Groups Fight Political Battle Over Amendmets 47, 49, 54

By: Tim Ciesco Email
By: Tim Ciesco Email

With just days before the election, groups across the state are working hard to get their message across to voters, battling it out over Amendments 47, 49, and 54. 11 News takes a look at what both sides have to say about these labor union related initiatives.

Jim White is the director of West Central Colorado Uniserv, a group that represents teachers in Mesa County and most of Western Colorado. He says throughout the years, the group has been able to get teachers better working conditions, planning times and meeting times -- but now three amendments on the November ballot could hurt those efforts.

"We see all three of these as being issues that deal with personal choice and removing that personal choice," said White.

State Senator Josh Penry, (R) Fruita, says amendments 47, 49, and 54 are about personal choice -- the workers choice to support or not to support the unions.

"All three of them together, will draw reasonable lines to make sure the unions don't have too much power over our economy and too much power over state government," said Penry.

Amendment 47 would make it so workers would not have to join or pay any dues to a union as a condition of employment. Supporters say all Americans should be able to choose who they want to associate with and the amendment would help keep labor unions in check.

"If unions are doing a good job then people will want to pay dues," said Penry.

Opponents say an amendment to the Constitution is not necessary, because in most cases workers already have that choice. They add most unions don't charge non-members association fees for negotiations -- but in smaller areas, that may be the only way to improve workers jobs and rights.

"Non-members benefit just like the dues paying members from what's negotiated," said White.

Amendment 49 would change rules about public employee paycheck deductions, so labor unions would not be able to collect their dues from those deductions. Opponents say the amendment takes away the worker's choice on how to spend money they've earned. They say with all the organizations that would still be able to collect paycheck deductions, the amendment unfairly targets unions.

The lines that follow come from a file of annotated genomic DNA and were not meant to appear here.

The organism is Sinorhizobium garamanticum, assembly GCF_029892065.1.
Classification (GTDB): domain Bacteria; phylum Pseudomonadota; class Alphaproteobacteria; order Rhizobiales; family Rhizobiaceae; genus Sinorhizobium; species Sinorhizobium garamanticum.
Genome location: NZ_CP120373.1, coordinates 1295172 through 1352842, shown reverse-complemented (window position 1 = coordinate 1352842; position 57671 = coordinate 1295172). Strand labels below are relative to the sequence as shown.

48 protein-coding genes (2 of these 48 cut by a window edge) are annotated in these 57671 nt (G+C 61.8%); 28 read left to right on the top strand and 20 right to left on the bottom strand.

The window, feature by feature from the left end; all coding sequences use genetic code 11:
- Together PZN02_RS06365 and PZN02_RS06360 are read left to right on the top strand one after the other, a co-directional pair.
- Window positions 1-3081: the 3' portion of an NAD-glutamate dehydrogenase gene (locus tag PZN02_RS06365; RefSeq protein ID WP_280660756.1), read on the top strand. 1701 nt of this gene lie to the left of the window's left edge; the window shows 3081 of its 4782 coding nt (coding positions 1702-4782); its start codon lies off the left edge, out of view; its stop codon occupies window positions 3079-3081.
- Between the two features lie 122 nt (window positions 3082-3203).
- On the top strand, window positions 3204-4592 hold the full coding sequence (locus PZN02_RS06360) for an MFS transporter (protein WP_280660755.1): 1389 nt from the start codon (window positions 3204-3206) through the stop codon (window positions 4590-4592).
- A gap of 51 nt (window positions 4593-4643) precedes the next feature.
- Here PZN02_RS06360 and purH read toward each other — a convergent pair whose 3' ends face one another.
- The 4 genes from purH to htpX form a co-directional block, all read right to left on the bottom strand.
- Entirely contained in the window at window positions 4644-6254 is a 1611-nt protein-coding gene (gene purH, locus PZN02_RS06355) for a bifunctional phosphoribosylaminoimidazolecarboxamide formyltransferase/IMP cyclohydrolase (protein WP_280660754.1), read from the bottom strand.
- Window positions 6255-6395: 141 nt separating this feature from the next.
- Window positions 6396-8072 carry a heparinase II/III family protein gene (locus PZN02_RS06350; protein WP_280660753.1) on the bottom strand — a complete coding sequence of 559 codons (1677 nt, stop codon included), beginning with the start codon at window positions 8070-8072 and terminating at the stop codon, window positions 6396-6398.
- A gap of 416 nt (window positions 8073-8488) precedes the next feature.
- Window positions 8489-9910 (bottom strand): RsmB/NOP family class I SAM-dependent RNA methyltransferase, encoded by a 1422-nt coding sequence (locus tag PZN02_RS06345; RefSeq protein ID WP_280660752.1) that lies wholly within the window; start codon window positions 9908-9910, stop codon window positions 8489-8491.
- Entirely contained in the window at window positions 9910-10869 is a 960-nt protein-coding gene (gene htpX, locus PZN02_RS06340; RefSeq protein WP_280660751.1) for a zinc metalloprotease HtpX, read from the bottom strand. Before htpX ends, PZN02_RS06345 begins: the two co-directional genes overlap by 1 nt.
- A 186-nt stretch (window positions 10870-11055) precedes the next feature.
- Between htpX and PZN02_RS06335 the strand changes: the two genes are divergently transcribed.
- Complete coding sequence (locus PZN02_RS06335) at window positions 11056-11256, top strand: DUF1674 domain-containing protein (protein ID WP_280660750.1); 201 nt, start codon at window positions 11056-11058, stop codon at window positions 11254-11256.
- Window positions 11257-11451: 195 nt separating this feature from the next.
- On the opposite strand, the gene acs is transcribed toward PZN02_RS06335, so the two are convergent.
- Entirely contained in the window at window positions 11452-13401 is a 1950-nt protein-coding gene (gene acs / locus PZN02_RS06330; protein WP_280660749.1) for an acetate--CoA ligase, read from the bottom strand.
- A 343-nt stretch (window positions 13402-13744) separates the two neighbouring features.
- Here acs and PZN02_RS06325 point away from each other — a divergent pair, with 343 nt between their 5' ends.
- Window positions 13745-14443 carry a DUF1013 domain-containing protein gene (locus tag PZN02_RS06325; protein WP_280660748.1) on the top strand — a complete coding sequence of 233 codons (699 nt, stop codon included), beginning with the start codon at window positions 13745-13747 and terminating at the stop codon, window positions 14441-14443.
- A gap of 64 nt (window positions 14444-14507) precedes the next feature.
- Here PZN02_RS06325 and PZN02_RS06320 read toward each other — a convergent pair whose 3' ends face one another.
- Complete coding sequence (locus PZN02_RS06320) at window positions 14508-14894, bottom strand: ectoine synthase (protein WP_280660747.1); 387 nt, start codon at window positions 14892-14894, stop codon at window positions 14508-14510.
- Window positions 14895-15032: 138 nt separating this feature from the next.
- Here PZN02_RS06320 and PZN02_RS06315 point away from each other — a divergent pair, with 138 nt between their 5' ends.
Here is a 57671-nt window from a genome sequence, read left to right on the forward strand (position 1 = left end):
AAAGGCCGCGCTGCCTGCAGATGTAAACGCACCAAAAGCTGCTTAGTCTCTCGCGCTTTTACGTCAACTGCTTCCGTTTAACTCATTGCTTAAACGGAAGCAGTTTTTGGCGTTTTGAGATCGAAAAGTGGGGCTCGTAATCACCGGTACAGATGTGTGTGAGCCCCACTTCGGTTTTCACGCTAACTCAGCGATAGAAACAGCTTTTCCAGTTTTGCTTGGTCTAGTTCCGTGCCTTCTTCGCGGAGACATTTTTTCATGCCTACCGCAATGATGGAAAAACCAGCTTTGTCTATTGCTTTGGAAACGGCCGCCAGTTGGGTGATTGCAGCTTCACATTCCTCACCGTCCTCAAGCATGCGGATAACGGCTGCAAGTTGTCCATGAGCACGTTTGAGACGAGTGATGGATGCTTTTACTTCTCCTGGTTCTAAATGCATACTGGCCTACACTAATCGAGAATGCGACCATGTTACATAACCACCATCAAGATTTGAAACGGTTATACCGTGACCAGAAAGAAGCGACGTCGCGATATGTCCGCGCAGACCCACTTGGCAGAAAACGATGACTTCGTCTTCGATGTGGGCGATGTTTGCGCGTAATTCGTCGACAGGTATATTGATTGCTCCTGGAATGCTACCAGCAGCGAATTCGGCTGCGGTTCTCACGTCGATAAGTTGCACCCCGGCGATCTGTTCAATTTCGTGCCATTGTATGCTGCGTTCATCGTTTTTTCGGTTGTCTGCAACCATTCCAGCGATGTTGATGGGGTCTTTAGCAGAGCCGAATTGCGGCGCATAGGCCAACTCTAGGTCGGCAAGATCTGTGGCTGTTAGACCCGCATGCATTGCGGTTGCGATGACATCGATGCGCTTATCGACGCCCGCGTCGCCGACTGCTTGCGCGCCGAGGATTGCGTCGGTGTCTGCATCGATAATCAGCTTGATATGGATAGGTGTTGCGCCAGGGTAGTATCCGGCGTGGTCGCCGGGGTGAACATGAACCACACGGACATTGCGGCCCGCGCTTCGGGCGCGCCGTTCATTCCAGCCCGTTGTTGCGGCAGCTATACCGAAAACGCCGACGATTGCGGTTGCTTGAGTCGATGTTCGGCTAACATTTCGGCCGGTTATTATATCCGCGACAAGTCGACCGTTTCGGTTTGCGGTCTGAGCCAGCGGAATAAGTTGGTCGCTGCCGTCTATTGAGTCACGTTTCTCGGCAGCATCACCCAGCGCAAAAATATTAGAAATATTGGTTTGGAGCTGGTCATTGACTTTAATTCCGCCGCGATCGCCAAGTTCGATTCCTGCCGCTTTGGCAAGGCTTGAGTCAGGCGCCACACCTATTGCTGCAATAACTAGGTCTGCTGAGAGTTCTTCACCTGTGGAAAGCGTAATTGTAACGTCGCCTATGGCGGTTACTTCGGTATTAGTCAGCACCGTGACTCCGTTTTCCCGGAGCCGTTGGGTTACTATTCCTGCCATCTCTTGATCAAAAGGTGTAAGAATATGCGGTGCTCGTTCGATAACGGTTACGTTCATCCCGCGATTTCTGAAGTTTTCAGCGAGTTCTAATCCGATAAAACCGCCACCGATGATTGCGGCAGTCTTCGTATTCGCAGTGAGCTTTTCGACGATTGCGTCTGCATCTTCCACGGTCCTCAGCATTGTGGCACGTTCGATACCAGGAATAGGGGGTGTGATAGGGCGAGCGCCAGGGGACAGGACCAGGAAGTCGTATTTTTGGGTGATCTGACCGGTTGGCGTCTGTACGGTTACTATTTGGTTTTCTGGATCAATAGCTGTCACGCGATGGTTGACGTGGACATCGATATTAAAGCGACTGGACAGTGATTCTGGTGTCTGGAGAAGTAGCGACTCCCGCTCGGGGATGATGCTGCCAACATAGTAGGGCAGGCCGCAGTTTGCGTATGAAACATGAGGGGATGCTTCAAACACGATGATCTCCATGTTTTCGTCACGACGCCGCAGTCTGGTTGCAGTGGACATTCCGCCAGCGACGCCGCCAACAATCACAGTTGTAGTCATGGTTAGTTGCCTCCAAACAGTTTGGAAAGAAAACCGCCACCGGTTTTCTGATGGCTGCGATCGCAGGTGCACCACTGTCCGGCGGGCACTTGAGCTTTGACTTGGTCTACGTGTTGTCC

"I question why it's not okay to book keep for the education association, but it is okay for private businesses and public service organizations," said White.

Supporters say under the current system, union paycheck deductions are done at the taxpayer's expense -- and that needs to change.

"If unions want to deduct money straight out of paychecks, that's fine, but the unions should pay for it," said Penry.

Amendment 54 sets new rules when it comes to government contractors and other groups like unions making political contributions. Supporters say the amendment is aimed at cleaning up the government and limiting the reach of special interests.

"It prohibits certain sort of sweetheart contracts between large campaign givers and donors, predominately in this case, labor unions," said Penry.

Opponents say it hurts the union's ability to support candidates and issues that will improve the pay and working conditions for the groups they represent.

"Amendment fifty-four would remove us from the political arena totally," said White.

Now, it's about the voter's personal choice, and both sides say they will continue the battle to push voters' decisions in their favor.


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